Jason Sinsheimer: Yeah, that’s definitely something that I’m interested in, after taking an individualized research study with my history professor this semester. Yeah, I’ll be looking into that.
Jason Sinsheimer: However, I’ve also really been interested in real estate in New York City. I grew up in New York City, of course, and that’s a great real estate market to be around. I just feel attached to it, because I’ve had several internship experiences in it, and I’m interested in general property development, and stuff like that, and creating communities through property development. That’s something else that I’m interested in.
President Bob Iuliano: So Jazmin, what about you? It sounds like law school is in your imminent future, congratulations. Was that so a year ago? How has this year influenced you?
Jazmin Reynoso Ortiz: Yes. Law school’s been on my mind for two years, so [inaudible 00:25:10] had nothing to do with me making the decision. However, similar to Darby, this situation has reaffirmed my passion. I’m really passionate about immigration and criminal justice. In terms of immigration, I’m not sure if you’re all aware, but at least in New York there’s been talk about releasing ... they have been, they have released some prisoners due to COVID-19, because they’re not safe, they’re in these overcrowded cells and whatnot. So, just hearing about that in particular just, again, reinforces why I’m interested in immigration, and just that aspect of people just as people. We have these individual human rights, but also rights that, regardless of status, there are still civil rights. That really reaffirmed that passion.
Jazmin Reynoso Ortiz: Then, in terms of criminal justice, there’s also been a lot of police brutality, like in New York. There’s been so many case of police brutality, regardless of race and ethnicity. So, that also reaffirms my passion for criminal justice. If anything, I’m kind of in a bind because I’m not really sure ... I know that I still have time, but I’m not sure if I want to focus on immigration, or criminal justice. But, I’ve just been really riled up, and been really caught up in all the news, and the social activist part, while being home. That’s just where I’ve been at.
President Bob Iuliano: Let me just underscore the point you yourself made, you have time. As someone who went through law school, law school is three years. As you change during the course of college, you will also find that law school influences the way you see the world, and that question may become clearer to you by virtue of the passage of time.
President Bob Iuliano: Let me end with we’ve admitted the class of 2024. They will be walking the steps that you all have walked for the last four years, in the fall. What advice would you have for them? Darby, we’ll start with you. What advice would you have for the class of 2024?
Darby Nisbett: I would say, take advantage of as many opportunities as you can. Not just academically, but also personally and socially. I think all three of us can say we know how quickly things can change, so really take advantage of going to the Apple Harvest Festival, or going to participate in different Gettysburg traditions. I know that’s one thing I’ll definitely miss, is I learned so much in the classroom, but I also grew so much as a person just by getting to know different people, and participating in different activities.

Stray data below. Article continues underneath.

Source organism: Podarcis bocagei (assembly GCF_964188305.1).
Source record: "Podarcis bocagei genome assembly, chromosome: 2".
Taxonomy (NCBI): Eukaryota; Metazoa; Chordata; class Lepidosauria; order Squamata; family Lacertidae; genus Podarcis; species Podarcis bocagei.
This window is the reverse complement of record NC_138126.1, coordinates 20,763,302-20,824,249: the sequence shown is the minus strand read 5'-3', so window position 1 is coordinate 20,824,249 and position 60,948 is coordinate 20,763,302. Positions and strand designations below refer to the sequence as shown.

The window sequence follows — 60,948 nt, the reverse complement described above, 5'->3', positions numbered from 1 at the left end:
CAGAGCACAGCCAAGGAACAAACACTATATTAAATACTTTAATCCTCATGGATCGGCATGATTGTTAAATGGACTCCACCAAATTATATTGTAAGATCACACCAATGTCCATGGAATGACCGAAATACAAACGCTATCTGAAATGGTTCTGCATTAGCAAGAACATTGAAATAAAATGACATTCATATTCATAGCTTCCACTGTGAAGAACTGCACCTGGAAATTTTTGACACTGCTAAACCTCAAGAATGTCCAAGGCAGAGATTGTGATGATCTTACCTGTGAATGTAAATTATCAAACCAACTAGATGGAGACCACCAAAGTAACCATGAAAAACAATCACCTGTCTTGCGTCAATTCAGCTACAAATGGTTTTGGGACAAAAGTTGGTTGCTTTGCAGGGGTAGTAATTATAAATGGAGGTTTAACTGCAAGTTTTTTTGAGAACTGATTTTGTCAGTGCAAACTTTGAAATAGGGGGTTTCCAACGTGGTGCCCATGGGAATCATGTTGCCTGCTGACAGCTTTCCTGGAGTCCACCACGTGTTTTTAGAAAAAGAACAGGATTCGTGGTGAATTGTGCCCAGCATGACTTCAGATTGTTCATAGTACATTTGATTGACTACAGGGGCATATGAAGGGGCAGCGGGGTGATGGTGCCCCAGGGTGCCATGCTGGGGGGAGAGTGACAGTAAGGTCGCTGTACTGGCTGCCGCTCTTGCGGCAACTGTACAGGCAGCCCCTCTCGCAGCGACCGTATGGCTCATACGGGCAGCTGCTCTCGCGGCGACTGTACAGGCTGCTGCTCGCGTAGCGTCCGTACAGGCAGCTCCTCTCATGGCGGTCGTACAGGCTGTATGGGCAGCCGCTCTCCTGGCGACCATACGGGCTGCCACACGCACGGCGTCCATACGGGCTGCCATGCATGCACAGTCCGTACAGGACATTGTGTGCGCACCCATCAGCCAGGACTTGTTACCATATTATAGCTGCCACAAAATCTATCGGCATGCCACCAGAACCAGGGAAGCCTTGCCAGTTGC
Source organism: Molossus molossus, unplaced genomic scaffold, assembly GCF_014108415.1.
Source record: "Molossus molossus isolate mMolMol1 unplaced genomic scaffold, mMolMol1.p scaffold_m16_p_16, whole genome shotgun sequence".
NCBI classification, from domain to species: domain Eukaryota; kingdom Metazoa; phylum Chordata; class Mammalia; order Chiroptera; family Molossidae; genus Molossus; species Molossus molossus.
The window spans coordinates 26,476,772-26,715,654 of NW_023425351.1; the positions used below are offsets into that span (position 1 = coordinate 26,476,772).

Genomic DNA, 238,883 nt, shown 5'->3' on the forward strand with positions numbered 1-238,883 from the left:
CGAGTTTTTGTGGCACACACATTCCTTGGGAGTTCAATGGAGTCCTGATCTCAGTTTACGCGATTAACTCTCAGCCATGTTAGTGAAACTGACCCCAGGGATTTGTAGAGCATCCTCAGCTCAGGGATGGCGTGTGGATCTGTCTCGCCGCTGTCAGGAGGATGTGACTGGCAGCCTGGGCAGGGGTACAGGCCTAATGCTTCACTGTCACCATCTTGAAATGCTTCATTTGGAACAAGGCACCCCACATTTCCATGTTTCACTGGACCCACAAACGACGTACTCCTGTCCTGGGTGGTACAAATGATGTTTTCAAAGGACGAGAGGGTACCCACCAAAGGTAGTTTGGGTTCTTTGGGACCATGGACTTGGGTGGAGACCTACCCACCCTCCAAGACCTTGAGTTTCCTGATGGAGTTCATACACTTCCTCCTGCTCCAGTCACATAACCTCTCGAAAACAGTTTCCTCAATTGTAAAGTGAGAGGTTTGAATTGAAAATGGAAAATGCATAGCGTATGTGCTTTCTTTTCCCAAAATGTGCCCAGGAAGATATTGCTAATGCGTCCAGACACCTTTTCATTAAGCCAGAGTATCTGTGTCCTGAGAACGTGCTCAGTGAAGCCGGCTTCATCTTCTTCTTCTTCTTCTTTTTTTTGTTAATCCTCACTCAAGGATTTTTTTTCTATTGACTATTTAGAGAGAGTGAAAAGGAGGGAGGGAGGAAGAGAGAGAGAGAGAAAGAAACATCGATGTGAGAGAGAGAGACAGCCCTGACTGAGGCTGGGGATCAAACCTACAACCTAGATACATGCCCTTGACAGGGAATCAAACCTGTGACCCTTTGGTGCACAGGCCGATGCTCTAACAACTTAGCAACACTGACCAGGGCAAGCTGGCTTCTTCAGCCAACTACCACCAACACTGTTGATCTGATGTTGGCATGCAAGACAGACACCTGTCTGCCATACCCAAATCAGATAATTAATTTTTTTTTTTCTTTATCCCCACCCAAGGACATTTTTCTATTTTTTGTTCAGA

Darby Nisbett: Have fun, make the most of it, and learn as much as you can. But, don’t forget that you have the rest of your life to continue learning and working, but take advantage of the fun times, also, that’s something I wish I had done more, actually.
President Bob Iuliano: Excellent. Jazmin?
Jazmin Reynoso Ortiz: Yeah. I would suggest, or I would advise the class of 2024, to build mentorships. For me, at Gettysburg, I didn’t have too many friends, which I was completely fine. I had my really small circle, but I had so many mentors. I would suggest, okay, build a mentorship.
Jazmin Reynoso Ortiz: And, inside the classroom, to never be afraid to participate, whether that is by asking questions, or whether that is by just, maybe, making a comment. If someone said something that they value, they agree with, just commenting because that helps us, as peers. Also, speaking your truth, or speaking up, never being afraid to say what’s on your mind. Basically, never minimizing your experience.
Jazmin Reynoso Ortiz: In terms of outside the classroom, I would emphasize to please step out of your comfort zone. I’ve met a lot of people at Gettysburg, where they’ll have an interest in something, in whatever topic it may be, and they’ll tell me things like, “Yeah, I’m interested in this but I just never pursued it. I was never part of this club, or I was never part of that.“ Then, I would ask them, “How come?” They would be like, “I would be uncomfortable, I wouldn’t feel comfortable being in that space.” I would urge ... I just think that it’s important for us to be uncomfortable, because I think that’s part of the learning process.